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29576: White (editorial) An unsavory effort to discredit Haiti report (fwd)

From: Randall White <raw@haitiaction.org>

An unsavory effort to discredit Haiti report

By Tim Pelzer

 A London-based Haiti solidarity group with ties to shadowy U.S./Canadian-backed non-governmental organizations (NGOs) that participated in the campaign to destabilize the former center-left Haitian government of President Jean-Bertrand Aristide is behind efforts to discredit a new report from the prestigious British medical journal The Lancet.

The Lancet study, "Human rights abuse and other criminal violations in Port-au-Prince: a random survey of households," written by Wayne University school of social work researchers Athena Kolbe  and Royce Hutson, was released in September.

It reveals that 8,000 people were murdered and 35,000 women raped in Port -au-Prince  between Feb. 29, 2004, and December 2005, the period immediately after the ouster of President Jean-Bertrand Aristide. Security forces belonging to the U.S./Canadian/French imposed interim government as well as anti-Lavalas gangs carried out a large share of these atrocities.

Media coverage of the Lancet study began casting doubt on the validity of the report. Charles Arthur of the London-based Haiti Support Group was widely cited as claiming that the Lancet report is seriously marred by bias because co-author Athena Kolbe had worked in an orphanage set up by Aristide. She also worked as a journalist under the name Lyn Duff, writing favorably of Aristide.

Arthur maintains that Aristide supporters also raped and murdered innocent people and that this is not reflected in the Lancet report. "I am concerned The Lancet has unwittingly been used as part of the pro-Aristide propaganda campaign," he told the Toronto-based Globe and Mail.

According to sources who have requested anonymity, Arthur has been pressuring the Lancet to re-evaluate the study, claiming that Kolbe used fabricated data. Other U.S.- and Canadian-funded NGOs have also complained to the Lancet. After weeks of pressure, Lancet editor Richard Horton asked Wayne University to investigate whether a conflict of interest colored Kolbe's reporting.

Arthur's criticisms of the Lancet report, as well as his motivations, must be viewed with suspicion. All other major human rights studies on the period on Haiti, from Harvard and the University of Miami to the U.S. National Lawyers Guild, support the Lancet study's findings that Aristide supporters were overwhelming the victims rather than the perpetrators of human rights violations.

When I asked Arthur about this via e-mail, he responded, "I am not sure that the reports that you mention are entirely reliable (apart from Amnesty) as they appear to see the undoubted violations committed by agents of the interim government, former soldiers, right-wing gangs and the Minustah (UN Stabilization Forces) but not the abuses committed by FL [Fanmi Lavalas Party] supporters." Instead he sent me extracts of Amnesty International (AI) reports (October 8, 2004; July 28, 2005) that make unsupported claims that gangs loyal to Aristide had killed many people. Well after the coup against Aristide, human rights activists in Haiti criticized Amnesty for not investigating and speaking out against the repression carried out by the interim government and its allies.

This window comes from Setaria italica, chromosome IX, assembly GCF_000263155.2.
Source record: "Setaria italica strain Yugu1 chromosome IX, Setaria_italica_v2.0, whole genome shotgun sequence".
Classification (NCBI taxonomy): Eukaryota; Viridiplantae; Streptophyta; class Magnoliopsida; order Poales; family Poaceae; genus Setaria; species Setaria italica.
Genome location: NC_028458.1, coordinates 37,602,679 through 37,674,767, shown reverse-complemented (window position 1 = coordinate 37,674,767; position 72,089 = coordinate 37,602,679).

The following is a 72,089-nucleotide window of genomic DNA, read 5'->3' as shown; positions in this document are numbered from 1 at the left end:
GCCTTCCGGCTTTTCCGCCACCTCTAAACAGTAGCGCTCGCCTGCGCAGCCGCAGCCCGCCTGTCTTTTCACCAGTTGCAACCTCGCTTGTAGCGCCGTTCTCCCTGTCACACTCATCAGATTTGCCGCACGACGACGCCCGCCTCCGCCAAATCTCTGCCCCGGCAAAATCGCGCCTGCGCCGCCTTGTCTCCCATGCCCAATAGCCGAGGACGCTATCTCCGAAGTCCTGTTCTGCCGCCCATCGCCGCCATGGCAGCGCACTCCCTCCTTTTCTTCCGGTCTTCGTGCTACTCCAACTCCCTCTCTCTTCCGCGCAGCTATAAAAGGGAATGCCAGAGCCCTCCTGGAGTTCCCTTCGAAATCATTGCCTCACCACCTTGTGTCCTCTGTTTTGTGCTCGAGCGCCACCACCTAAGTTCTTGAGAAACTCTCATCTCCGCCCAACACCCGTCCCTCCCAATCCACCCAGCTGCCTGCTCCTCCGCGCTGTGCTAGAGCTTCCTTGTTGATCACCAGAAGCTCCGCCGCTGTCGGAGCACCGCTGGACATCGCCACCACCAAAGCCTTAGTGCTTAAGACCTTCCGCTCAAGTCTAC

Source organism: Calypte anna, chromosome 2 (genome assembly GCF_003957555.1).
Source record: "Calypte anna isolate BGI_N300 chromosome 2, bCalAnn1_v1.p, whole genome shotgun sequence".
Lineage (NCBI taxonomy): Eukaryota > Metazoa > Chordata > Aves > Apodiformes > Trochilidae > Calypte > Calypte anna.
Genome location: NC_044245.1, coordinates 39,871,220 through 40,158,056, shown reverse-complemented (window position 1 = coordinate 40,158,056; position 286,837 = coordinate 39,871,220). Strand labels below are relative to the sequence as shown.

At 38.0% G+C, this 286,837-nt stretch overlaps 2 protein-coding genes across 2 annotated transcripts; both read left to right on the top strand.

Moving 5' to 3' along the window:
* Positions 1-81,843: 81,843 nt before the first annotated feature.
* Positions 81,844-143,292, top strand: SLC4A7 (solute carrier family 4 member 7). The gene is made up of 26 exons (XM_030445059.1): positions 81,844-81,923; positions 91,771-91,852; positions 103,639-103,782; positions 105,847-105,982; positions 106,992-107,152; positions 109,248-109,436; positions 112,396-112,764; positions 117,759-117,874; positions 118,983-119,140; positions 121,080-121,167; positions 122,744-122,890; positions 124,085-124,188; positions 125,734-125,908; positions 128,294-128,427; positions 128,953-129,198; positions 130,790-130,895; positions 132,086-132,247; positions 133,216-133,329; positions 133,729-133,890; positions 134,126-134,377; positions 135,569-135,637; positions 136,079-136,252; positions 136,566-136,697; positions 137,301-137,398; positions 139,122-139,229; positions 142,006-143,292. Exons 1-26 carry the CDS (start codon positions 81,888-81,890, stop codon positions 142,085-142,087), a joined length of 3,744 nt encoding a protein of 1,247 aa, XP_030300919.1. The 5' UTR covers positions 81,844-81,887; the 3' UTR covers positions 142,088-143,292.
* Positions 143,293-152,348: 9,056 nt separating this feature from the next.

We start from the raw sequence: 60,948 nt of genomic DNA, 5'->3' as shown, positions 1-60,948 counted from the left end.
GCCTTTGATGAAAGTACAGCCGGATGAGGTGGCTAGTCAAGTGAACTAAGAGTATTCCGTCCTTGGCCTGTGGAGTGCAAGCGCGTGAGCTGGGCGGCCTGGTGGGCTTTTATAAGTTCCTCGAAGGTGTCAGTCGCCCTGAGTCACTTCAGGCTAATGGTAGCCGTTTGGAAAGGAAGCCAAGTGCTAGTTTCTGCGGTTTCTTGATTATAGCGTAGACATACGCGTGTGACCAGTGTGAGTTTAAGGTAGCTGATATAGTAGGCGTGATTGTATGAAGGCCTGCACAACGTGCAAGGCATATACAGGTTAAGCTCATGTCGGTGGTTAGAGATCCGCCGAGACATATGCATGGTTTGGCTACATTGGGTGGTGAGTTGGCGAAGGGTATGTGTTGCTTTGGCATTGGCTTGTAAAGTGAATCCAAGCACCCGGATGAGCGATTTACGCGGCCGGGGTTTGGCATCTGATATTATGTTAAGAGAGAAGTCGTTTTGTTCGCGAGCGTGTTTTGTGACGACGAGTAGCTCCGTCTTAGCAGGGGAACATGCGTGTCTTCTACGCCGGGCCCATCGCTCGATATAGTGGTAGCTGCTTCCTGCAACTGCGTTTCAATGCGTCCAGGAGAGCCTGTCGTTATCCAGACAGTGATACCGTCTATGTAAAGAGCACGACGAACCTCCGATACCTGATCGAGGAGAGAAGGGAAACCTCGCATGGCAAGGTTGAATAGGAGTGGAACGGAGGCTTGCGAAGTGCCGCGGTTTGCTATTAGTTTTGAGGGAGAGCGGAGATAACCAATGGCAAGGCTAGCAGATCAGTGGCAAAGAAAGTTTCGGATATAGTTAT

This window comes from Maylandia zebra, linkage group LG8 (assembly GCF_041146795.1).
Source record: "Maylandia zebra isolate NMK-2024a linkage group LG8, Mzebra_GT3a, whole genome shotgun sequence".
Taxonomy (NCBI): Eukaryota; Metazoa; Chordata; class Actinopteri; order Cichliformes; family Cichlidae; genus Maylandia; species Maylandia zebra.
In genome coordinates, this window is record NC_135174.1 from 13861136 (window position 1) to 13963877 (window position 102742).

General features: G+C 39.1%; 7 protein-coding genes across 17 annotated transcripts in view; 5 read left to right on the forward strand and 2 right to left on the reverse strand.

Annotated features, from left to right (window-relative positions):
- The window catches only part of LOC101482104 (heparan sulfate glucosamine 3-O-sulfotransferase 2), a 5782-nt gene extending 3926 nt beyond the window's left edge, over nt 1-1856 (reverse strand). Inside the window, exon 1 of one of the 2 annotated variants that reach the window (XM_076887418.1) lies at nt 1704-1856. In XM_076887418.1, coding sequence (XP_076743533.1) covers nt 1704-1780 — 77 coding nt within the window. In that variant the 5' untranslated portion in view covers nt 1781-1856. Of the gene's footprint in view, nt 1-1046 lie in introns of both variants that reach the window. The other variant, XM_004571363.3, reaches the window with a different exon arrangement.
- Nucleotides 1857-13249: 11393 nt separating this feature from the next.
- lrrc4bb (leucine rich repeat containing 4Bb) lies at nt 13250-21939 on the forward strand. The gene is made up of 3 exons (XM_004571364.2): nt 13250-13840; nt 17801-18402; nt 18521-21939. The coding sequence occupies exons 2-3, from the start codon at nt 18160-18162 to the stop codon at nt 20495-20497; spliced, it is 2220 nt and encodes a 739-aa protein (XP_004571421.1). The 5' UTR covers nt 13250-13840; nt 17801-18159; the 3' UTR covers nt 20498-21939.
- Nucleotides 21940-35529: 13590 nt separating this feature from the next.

According to Marguerite Laurent of the New York-based Haitian Lawyers Leadership Network, the organizations that Arthur promotes, such as the Organization of People in Struggle (OPL), Platform to Advocate for Alternative Development (PAPDA), Haitian Women's Solidarity Organization (SOFA) and Kayfanm "stood silent during the horrific killings and illegal arrests of Lavalas supporters and rapes of Haitian women and men after the 2004 coup d'etat."

"Arthur was losing his credibility," she said. "This attack [against Kolbe] puts his name back in the circle." The groups that Arthur supports played a role in the U.S./Canadian/French-led effort to destabilize and undermine the elected Aristide government. OPL, PAPDA, SOFA and Kayfanm receive funding from either the U.S. government-backed National Endowment for Democracy, International Republican Institute, U.S. Agency for International Development (USAID) or the Canadian government-backed Canadian International Development Agency.

After U.S. Marines seized Aristide on Feb. 29, 2004, and flew him to the Central African Republic, the interim government recruited heavily from the U.S./Canadian-financed anti-Aristide opposition movement. This included groups that Arthur supports. For instance, PAPDA leader Yves Andre Wainwright became environment minister.

Furthermore, the British-based organization Christian Aid provides funding to Arthur's Haiti Support Group. Christian Aid receives money from the U.S. government through grants from USAID.

Witnesses in London have also accused Arthur of distributing the telephone numbers and home address of Kolbe, which resulted in numerous death threats and two bomb scares that  are under investigation by US and British authorities.

Arthur's efforts to undermine the Lancet report deserves to be firmly rejected.

--Tim Pelzer is a freelance writer whose articles appear in numerous publications.